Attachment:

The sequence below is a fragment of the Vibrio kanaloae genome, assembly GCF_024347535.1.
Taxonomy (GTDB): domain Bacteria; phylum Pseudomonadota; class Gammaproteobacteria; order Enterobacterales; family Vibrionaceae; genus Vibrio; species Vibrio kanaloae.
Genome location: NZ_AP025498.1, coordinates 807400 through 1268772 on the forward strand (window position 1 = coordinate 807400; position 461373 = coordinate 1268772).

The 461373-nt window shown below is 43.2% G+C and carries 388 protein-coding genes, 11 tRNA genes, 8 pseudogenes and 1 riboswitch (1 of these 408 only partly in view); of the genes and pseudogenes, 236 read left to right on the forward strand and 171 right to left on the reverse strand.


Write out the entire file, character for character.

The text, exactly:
The sequence below is a fragment of the Vibrio kanaloae genome, assembly GCF_024347535.1.
Taxonomy (GTDB): domain Bacteria; phylum Pseudomonadota; class Gammaproteobacteria; order Enterobacterales; family Vibrionaceae; genus Vibrio; species Vibrio kanaloae.
Genome location: NZ_AP025498.1, coordinates 807400 through 1268772 on the forward strand (window position 1 = coordinate 807400; position 461373 = coordinate 1268772).

The 461373-nt window shown below is 43.2% G+C and carries 388 protein-coding genes, 11 tRNA genes, 8 pseudogenes and 1 riboswitch (1 of these 408 only partly in view); of the genes and pseudogenes, 236 read left to right on the forward strand and 171 right to left on the reverse strand.